Jenny Craig Aims to Snare Early DietersDieting time is about to begin, and Jenny Craig Inc. is trying several techniques to attract new customers and keep current ones.
The integrated marketing effort, which starts next week, will continue to feature actress Kirstie Alley, who joined Jenny Craig's weight-management program a year ago.
"January is our biggest time of the year, as you might expect," said Robyn Davidoff, CRM director of integrated marketing at Jenny Craig. "But this year we are expecting [the strong season] to start the day after Christmas because Christmas falls on a weekend and most people start their diets on a Monday."
Alley has been a hit with Jenny Craig customers. After appearing on "The Oprah Winfrey Show" in May, the company's North American weight-loss centers saw an 81 percent rise in calls when she announced that she had lost more than 33 pounds. Jenny Craig, Carlsbad, CA, has 650 centers in the United States, Canada, Australia, New Zealand and Puerto Rico.
"Kirstie has a very strong appeal to our core audience and uses humor, which is very different for this industry," Davidoff said.
The company starts airing television commercials next week featuring Alley and her latest weight loss: more than 55 pounds. Jenny Craig is running print ads in various publications for the first time, and it's using Valpak again. Jenny Craig and Valpak mailed 2 million pieces in October, and another 2 million go out this week and next.
"We did a test [in] one market with Valpak last February and March and it was profitable, so we are now rolling it out to six large markets," Davidoff said.
Valpak's targeting helps Jenny Craig reach the right prospects, Davidoff said. Valpak uses Claritas' Prizm segmentation system, "so we only target clients that have Prizm cluster codes that match our demographic," she said. "We can target neighborhoods that have a high index that match our demographics in terms of age, gender, household incomes and history of purchasing weight-loss products in the past or having an interest in health and weight loss."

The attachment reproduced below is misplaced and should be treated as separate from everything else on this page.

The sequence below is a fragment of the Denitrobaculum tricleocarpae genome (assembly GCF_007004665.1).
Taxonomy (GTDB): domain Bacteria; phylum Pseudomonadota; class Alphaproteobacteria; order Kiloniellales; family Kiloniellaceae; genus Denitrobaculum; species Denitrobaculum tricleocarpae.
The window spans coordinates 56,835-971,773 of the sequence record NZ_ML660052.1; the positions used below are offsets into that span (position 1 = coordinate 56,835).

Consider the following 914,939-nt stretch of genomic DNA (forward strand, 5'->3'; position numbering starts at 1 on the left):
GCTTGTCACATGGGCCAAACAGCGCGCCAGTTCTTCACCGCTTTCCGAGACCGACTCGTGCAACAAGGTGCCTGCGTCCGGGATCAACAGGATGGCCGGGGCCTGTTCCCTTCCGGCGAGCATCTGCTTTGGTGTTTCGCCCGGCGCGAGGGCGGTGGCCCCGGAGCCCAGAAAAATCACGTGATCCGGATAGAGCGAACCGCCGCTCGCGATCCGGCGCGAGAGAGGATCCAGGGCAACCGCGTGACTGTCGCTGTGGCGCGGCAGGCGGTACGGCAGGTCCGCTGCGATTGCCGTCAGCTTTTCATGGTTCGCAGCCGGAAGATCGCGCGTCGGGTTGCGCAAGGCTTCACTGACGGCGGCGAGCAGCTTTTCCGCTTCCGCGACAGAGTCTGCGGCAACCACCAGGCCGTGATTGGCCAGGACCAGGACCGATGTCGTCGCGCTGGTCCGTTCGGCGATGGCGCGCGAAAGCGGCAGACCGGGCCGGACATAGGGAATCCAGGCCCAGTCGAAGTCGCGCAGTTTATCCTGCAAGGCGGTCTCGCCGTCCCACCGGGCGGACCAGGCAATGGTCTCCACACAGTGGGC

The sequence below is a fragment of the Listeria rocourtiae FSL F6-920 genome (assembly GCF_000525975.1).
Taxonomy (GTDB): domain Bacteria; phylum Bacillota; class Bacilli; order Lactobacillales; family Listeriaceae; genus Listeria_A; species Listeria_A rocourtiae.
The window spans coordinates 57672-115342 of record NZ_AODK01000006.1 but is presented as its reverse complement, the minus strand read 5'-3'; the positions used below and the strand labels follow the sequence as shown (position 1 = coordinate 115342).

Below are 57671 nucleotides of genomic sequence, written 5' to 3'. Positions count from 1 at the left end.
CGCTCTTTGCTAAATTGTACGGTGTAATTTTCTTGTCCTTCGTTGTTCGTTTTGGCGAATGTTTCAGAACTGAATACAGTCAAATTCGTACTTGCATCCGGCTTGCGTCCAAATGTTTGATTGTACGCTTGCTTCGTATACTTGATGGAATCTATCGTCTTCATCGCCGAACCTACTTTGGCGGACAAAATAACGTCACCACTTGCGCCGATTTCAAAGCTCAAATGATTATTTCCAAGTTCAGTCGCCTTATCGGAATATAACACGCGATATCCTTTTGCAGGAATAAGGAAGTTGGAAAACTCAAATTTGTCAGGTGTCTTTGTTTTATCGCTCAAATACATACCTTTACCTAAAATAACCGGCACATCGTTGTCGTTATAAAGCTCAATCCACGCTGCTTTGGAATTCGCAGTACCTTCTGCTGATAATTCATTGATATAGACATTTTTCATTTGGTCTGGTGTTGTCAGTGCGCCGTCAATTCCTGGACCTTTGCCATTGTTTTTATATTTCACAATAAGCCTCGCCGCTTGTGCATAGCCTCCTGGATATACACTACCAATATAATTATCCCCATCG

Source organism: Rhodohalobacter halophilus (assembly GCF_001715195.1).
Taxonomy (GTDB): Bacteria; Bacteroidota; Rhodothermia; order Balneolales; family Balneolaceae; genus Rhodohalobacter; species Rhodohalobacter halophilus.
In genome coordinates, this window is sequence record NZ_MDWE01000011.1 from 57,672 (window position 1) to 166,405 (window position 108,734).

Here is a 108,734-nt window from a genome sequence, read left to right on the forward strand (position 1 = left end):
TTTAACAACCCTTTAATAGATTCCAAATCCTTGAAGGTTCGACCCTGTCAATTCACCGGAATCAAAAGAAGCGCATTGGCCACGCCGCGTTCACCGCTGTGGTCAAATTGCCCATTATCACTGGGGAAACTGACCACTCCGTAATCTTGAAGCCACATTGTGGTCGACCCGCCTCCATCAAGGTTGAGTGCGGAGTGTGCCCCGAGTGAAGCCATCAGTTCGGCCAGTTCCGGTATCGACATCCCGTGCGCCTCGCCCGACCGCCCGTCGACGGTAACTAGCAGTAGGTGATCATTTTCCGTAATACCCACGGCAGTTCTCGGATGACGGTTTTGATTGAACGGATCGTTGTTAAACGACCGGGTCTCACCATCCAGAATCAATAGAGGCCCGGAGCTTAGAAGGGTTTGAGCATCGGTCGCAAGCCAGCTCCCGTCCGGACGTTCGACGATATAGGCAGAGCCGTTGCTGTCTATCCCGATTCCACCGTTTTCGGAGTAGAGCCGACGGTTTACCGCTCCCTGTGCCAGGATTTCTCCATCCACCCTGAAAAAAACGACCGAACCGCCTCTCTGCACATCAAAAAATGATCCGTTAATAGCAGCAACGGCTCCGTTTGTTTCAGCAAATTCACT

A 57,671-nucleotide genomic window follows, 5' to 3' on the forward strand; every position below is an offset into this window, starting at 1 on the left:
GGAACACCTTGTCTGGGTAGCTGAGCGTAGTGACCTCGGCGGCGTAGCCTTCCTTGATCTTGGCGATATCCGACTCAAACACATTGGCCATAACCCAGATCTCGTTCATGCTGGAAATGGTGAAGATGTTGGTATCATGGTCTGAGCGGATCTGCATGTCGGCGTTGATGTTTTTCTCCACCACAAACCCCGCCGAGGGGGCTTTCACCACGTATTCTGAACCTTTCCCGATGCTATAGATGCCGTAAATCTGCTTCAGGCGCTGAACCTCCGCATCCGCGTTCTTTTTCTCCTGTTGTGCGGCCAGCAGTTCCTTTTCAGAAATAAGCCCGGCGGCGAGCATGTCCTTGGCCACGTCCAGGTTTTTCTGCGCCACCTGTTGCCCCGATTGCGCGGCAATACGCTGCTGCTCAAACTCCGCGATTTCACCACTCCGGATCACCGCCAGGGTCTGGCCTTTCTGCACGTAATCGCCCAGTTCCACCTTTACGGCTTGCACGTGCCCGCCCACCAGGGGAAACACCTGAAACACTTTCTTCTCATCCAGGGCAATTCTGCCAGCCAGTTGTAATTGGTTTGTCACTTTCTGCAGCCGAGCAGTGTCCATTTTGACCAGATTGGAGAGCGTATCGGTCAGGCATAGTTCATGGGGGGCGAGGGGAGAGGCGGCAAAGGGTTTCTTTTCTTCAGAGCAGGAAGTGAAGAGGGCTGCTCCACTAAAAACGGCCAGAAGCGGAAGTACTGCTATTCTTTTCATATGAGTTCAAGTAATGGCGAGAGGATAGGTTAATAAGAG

Last year, the company mailed single-piece direct mail during the post-holiday period for acquisition, but isn't doing so this year because it wasn't cost-effective.
Jenny Craig also is using banner ads on female-targeted Web sites and some mass-appeal sites. The ads begin today and feature the same photo of Alley as in the print ads. Some will include a "Lose All the Weight You Want for $49" offer.
"We are actually doing an A/B split on the banner ads to see if an offer-based banner ad pulls better than just a 'Lose Weight With Jenny Craig' message," Davidoff said.
Jenny Craig also slimmed down its direct mail amount for its retention campaign thanks to a segmentation model from Fulcrum Analytics that lets it identify the most valuable names in its database. The companies chose 600,000 people from Jenny Craig's database for whom to mail offers.
The database includes names, addresses, telephone numbers and some e-mail addresses of people who visited a weight-management center in the United States, Canada or Puerto Rico. The company would not reveal the number of names in its database. It used to send mass mailings to its entire database.
"This is the first year we used a segmentation model to help us target customers with the greatest propensity to buy," Davidoff said. "We based the model on clients that have come into a center and joined the program in the past two months to five years, along with a variety of other factors."
The offers also have a twist. For the first time, Jenny Craig is using a multivariate format and offer testing so it can evaluate specific types of direct mail pieces and offers sent at the same time across a group of targeted customers. The company is testing three formats featuring Alley, all of which are scheduled to be in-home today: a 9-by-12-inch postcard, a 6-by-9 postcard and a 6-by-9 postcard with a repositionable note featuring a message from Alley.
The offers differ, too. One gives a chance to buy three weeks of food from Jenny Craig and get the fourth week free; another offers a free day of Jenny Craig food; and the third makes no offer. The offers are being spread among the mail pieces and sent randomly.
Also this week, some of the 600,000 customers for whom Jenny Craig has e-mail addresses will receive an e-mail with similar messaging. The company will follow up with an outbound telemarketing test.
In mid-January, some of the company's most valuable customers will get a follow-up direct mail piece in 6-by-9 postcard format with different offers: $25 in Jenny Craig bucks, $15 in Jenny Craig bucks or a free dining guide. Some offers might include the dining guide and Jenny Craig bucks.
Melissa Campanelli covers postal news, CRM and database marketing for DM News and DMNews.com. To keep up with the latest developments in these areas, subscribe to our daily and weekly e-mail newsletters by visiting www.dmnews.com/newsletters